Commemorating the International Men’s Day – Has Manhood Become Obsolete?

In the past, men were the breadwinners, and often the sole providers. In the twentieth century, and particularly after World War II, things began to change, and today there is much more equality between men and women, at least as far as being the breadwinner goes. The trajectory was leaning toward even more equality, but then Covid broke into our lives and tossed everything into a muddled heap. With offices closing left and right, and people working more and more from home, or losing their jobs altogether, humanity seems poised to embark on the next social revolution: a transition to spiritual connections.

Along with the growing equality, it’s become apparent that men aren’t sure about their role in the family, in relations with partners, and often in life. Women, too, became unsure about the role that men should play in their lives. Men don’t need to hunt anymore, not even metaphorically, meaning provide for the family, and they can’t really protect their families from the storms of the outside world, which has become not only hostile but also too complicated to handle.

So, if men can’t provide sustenance or protection, does the world really need them? It does because when material needs are provided, spiritual needs come into play and demand their satisfaction no less than material needs. And when it comes to spiritual matters, each sex has its unique role that only it can do. And because both are required to make society complete in the spiritual sense, men and women are becoming equally important, complete opposites, yet complementary and indispensable.

Instead of fighting, men’s work will be more around engagement with each other, meaning forming positive connections rather than combative and competitive relations.

Also, in light of the situation, and in light of the fact that schooling will be done much more at home, men will have to become more active at home, and particularly when it comes to education—both in terms of teaching values, as well as in the provision of knowledge and teaching school topics.

When we speak of spirituality, we often imagine yoga postures, meditations, and things of that nature. I am not speaking about that. I am referring more to the spirit of society, the atmosphere in society. Of course, both men and women will play their vital parts in nurturing the spirit of society, but men, who were used to competing with one another, will now have to transform their thinking and learn to support one another in order to bolster the community.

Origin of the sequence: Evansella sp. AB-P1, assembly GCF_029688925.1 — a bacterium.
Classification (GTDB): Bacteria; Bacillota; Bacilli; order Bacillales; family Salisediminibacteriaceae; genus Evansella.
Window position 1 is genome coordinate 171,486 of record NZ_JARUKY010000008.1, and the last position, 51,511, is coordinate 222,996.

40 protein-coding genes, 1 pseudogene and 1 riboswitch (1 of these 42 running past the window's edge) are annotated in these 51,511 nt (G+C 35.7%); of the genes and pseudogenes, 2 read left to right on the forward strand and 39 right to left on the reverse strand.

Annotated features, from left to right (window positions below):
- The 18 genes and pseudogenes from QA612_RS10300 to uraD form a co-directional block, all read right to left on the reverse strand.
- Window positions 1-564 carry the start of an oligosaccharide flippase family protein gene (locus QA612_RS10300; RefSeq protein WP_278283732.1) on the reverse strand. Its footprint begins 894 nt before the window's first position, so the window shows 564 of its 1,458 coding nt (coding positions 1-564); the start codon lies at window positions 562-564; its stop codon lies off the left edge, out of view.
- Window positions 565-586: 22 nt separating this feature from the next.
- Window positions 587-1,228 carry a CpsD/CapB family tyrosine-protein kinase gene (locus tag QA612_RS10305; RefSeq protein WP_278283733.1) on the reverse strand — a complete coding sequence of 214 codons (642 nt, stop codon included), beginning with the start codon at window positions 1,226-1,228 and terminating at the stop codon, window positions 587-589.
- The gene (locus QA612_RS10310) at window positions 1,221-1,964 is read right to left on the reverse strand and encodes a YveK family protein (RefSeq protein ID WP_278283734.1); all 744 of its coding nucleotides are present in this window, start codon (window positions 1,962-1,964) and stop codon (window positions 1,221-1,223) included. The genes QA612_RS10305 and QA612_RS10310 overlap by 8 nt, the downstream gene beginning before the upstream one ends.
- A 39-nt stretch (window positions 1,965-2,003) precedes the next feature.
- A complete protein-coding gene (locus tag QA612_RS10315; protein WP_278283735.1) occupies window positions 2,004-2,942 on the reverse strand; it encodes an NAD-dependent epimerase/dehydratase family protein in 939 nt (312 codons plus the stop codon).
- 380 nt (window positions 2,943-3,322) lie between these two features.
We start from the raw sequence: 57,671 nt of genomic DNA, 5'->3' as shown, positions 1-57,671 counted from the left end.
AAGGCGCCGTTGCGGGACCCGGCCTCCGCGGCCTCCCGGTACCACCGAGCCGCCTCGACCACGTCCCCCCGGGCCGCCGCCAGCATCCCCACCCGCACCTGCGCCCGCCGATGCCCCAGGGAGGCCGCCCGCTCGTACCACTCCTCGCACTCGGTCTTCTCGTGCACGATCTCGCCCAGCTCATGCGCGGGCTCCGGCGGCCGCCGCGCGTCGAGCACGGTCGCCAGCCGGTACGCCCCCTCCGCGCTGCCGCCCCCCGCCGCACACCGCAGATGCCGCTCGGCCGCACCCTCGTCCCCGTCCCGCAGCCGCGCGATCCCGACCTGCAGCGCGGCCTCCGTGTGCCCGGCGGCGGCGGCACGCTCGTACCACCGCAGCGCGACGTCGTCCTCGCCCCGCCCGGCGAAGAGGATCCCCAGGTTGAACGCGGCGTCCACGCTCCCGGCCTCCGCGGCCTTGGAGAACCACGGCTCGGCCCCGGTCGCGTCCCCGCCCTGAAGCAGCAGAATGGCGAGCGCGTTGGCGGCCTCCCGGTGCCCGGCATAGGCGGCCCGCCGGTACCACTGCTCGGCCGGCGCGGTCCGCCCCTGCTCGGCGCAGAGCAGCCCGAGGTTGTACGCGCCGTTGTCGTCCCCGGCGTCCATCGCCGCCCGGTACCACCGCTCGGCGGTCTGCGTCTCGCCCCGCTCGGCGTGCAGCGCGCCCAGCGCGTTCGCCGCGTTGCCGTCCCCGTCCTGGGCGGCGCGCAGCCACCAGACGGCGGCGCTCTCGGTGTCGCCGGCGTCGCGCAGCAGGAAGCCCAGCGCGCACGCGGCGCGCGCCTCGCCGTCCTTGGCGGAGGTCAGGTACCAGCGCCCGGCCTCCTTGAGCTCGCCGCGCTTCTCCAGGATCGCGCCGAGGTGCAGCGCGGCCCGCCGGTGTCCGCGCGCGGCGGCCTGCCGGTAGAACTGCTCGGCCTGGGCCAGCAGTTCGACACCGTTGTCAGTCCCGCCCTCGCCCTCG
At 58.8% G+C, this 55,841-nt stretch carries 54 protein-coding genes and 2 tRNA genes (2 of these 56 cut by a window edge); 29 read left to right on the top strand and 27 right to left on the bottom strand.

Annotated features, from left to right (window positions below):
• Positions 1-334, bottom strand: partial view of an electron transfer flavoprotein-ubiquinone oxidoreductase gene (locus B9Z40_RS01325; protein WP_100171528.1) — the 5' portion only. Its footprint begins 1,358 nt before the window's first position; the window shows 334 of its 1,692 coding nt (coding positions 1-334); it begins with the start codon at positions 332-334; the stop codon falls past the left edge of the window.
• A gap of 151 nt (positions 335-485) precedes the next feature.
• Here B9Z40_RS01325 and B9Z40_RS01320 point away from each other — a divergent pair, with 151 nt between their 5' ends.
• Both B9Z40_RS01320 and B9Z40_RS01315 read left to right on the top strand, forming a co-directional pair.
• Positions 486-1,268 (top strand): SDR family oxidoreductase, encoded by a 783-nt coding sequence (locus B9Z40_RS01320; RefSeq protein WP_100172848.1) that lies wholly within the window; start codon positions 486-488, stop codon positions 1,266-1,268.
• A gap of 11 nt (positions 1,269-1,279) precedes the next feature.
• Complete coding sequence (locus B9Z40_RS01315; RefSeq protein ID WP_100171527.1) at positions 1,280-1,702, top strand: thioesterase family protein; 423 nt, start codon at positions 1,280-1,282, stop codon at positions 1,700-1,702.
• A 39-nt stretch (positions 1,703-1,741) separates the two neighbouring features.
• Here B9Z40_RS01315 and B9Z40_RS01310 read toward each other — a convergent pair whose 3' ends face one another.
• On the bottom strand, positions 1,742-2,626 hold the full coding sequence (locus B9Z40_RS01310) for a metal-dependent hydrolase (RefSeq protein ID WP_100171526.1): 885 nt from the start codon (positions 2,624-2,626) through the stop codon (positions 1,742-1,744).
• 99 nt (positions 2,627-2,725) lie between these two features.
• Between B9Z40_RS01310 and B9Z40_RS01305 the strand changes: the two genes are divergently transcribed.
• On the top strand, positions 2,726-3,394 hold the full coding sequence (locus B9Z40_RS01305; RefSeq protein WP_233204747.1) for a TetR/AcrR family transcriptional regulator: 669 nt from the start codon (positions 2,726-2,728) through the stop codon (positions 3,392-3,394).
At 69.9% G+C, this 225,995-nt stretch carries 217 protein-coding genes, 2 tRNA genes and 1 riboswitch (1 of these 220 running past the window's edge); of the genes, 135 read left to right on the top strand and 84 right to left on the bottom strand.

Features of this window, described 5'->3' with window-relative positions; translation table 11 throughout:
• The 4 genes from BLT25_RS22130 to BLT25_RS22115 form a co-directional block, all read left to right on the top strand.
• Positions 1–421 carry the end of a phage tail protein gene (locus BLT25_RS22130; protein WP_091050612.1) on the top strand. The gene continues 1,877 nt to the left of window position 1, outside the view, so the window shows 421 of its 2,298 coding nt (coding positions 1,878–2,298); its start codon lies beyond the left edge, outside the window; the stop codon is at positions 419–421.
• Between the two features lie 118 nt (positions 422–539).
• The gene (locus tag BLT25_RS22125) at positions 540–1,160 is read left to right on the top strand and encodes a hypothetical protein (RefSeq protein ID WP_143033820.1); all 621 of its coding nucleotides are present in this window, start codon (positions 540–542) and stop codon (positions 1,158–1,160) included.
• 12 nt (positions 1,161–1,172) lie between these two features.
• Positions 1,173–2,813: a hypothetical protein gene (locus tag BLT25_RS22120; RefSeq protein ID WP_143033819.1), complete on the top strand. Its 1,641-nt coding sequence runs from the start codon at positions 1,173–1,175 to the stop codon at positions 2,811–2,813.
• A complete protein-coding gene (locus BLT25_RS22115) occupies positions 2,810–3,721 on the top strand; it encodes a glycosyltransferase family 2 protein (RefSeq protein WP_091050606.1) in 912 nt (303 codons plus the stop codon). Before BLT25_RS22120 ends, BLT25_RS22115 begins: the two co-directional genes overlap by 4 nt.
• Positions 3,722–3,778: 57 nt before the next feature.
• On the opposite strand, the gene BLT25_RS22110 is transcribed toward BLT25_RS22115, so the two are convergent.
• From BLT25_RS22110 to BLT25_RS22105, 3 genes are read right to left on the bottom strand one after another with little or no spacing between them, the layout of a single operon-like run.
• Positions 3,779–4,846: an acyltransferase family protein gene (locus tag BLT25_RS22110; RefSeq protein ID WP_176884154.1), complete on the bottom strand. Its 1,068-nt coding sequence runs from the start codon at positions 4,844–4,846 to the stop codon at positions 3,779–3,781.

In the end, our happiness depends on the society we live in. If that society fosters solidarity and mutual responsibility, if people feel accountable to their society and wish to contribute to their communities, then people in that society, or community, will be happier, more stable emotionally, and more confident.

Men will have to take an active role in that process, participate in their communities’ activities more than before, and be more involved. The era of measuring success by one’s income or career achievements is quickly ending. We are embarking on a social era, where people are measured by their contribution to society. Especially now, when we see that the main thing that’s broken in the country is the society, the ability to fashion solid communities and societies will become the “hottest” commodity. Accordingly, manhood has to adopt a whole new meaning—more social, collaborative, and uniting.


Michael Laitman
Michael Laitman
Dr. Michael Laitman is a global thinker, a prolific author who has published over 40 books on a variety of topics including world affairs, economics, education, anti-Semitism, and Kabbalah. Laitman’s books have been published in more than thirty languages, including English, Russian, Spanish, French, Hebrew, German, Portuguese, Dutch, Turkish, Farsi, Chinese, Italian, and Arabic. Laitman is also a sought after speaker and columnist. To date, he has written for, or been interviewed by The New York Times, The Jerusalem Post, Huffington Post, Corriere della Sera, Chicago Tribune, Miami Herald, The Globe, RAI TV, and Bloomberg Television, among others. Dr. Laitman has thousands of students from around the world whom he teaches on his daily lessons. These lessons are offered with simultaneous interpretation in more than thirty languages, the main ones of which are English, Spanish, Hebrew, Italian, Russian, French, Turkish, German, and Chinese. In addition to the live lessons, Laitman has millions of students in over 100 countries around the world, who watch Laitman’s lessons at their own convenience or study through Laitman’s affiliate platforms such as KabU and MAC Online. Laitman has a PhD in Philosophy and Kabbalah from the Russian Academy of Sciences in Moscow and an MS in Medical Bio-Cybernetics from the Saint Petersburg State University. His latest book is available on Amazon: The Jewish Choice: Unity or Anti-Semitism.

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  1. Thank you for this article, Michael. I loved this part, “The era of measuring success by one’s income or career achievements is quickly ending. We are embarking on a social era, where people are measured by their contribution to society.”

    I never thought of the future in that light. You are spot on. I think we were on a survival path for so long as a species, but survival has become much easier. Now it’s time to thrive. And what better than a collapse to recognize our faults and improve our future.